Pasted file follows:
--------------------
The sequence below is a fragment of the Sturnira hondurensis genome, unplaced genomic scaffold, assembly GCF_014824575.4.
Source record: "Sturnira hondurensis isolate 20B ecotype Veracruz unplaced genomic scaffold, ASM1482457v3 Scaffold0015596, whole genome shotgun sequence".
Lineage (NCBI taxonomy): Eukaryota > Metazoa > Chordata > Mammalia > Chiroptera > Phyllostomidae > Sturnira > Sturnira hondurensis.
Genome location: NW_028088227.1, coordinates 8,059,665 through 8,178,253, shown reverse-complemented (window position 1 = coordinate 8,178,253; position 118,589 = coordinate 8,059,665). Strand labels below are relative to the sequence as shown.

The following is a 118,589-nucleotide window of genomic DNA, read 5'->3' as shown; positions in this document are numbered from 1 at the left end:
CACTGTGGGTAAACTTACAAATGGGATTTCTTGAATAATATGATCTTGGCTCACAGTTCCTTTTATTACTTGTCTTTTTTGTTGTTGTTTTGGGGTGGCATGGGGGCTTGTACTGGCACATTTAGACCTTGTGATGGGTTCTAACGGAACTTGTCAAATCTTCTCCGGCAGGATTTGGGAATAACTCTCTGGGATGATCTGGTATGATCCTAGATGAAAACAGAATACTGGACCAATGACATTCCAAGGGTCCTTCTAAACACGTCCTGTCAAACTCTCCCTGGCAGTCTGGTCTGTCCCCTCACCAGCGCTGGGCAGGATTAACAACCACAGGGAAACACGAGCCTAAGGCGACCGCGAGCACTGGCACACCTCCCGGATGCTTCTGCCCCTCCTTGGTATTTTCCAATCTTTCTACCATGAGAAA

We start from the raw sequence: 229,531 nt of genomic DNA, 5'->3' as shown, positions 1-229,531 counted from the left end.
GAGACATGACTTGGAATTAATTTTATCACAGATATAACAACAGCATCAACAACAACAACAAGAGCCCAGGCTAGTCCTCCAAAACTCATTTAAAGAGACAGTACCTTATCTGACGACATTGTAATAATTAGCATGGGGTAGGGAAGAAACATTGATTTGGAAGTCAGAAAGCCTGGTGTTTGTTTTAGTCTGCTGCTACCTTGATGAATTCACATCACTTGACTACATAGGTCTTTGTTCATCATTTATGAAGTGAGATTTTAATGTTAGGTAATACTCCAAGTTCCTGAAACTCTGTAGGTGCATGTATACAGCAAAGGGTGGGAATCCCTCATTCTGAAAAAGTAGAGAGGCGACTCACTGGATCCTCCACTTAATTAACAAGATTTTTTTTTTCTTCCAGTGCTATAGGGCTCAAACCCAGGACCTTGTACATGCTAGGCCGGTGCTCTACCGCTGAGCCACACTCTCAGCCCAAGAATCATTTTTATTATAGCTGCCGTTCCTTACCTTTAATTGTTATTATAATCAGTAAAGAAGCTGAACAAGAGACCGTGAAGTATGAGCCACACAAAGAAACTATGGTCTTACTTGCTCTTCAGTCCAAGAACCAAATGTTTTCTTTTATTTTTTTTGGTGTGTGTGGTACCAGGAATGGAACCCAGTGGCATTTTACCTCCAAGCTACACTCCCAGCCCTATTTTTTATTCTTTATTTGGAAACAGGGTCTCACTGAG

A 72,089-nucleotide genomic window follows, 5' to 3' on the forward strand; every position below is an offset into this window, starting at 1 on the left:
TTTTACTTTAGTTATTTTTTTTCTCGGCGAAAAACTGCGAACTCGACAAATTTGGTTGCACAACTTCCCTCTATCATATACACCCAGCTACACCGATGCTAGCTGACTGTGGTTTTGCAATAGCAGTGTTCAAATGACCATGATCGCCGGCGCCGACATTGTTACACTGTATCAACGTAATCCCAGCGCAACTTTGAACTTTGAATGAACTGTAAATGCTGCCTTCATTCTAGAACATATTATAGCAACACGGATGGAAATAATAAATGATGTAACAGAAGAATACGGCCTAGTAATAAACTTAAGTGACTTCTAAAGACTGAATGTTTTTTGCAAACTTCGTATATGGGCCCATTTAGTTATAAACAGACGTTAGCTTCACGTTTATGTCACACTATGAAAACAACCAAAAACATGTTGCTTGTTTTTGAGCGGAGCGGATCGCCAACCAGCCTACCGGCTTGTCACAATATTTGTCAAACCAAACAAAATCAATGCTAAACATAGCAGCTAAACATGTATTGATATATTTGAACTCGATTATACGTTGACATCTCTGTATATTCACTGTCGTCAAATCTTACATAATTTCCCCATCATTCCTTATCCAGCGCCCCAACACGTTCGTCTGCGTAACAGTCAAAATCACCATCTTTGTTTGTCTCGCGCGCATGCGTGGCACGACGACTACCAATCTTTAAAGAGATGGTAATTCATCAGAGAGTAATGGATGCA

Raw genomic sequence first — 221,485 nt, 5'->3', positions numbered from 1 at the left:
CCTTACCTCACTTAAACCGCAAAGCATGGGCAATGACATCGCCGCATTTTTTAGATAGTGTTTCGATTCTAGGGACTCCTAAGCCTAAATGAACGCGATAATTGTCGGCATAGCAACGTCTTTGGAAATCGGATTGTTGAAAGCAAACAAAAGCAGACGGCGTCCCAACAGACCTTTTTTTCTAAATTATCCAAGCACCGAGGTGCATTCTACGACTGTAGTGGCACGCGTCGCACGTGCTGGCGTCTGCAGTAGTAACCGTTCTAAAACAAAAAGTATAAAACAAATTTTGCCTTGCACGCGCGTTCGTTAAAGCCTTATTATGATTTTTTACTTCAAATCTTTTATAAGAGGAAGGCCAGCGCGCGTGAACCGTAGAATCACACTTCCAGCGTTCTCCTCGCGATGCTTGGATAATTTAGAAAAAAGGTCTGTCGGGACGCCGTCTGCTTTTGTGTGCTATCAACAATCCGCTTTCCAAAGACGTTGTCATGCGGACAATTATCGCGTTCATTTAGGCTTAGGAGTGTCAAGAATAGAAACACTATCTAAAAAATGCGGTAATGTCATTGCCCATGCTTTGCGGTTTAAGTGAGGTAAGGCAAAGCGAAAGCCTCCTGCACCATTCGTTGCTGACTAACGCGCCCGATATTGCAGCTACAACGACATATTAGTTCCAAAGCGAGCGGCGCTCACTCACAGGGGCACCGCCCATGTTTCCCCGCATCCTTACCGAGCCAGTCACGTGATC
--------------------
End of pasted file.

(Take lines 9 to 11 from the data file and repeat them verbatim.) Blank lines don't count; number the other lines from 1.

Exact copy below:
A 72,089-nucleotide genomic window follows, 5' to 3' on the forward strand; every position below is an offset into this window, starting at 1 on the left:
TTTTACTTTAGTTATTTTTTTTCTCGGCGAAAAACTGCGAACTCGACAAATTTGGTTGCACAACTTCCCTCTATCATATACACCCAGCTACACCGATGCTAGCTGACTGTGGTTTTGCAATAGCAGTGTTCAAATGACCATGATCGCCGGCGCCGACATTGTTACACTGTATCAACGTAATCCCAGCGCAACTTTGAACTTTGAATGAACTGTAAATGCTGCCTTCATTCTAGAACATATTATAGCAACACGGATGGAAATAATAAATGATGTAACAGAAGAATACGGCCTAGTAATAAACTTAAGTGACTTCTAAAGACTGAATGTTTTTTGCAAACTTCGTATATGGGCCCATTTAGTTATAAACAGACGTTAGCTTCACGTTTATGTCACACTATGAAAACAACCAAAAACATGTTGCTTGTTTTTGAGCGGAGCGGATCGCCAACCAGCCTACCGGCTTGTCACAATATTTGTCAAACCAAACAAAATCAATGCTAAACATAGCAGCTAAACATGTATTGATATATTTGAACTCGATTATACGTTGACATCTCTGTATATTCACTGTCGTCAAATCTTACATAATTTCCCCATCATTCCTTATCCAGCGCCCCAACACGTTCGTCTGCGTAACAGTCAAAATCACCATCTTTGTTTGTCTCGCGCGCATGCGTGGCACGACGACTACCAATCTTTAAAGAGATGGTAATTCATCAGAGAGTAATGGATGCA

Raw genomic sequence first — 221,485 nt, 5'->3', positions numbered from 1 at the left: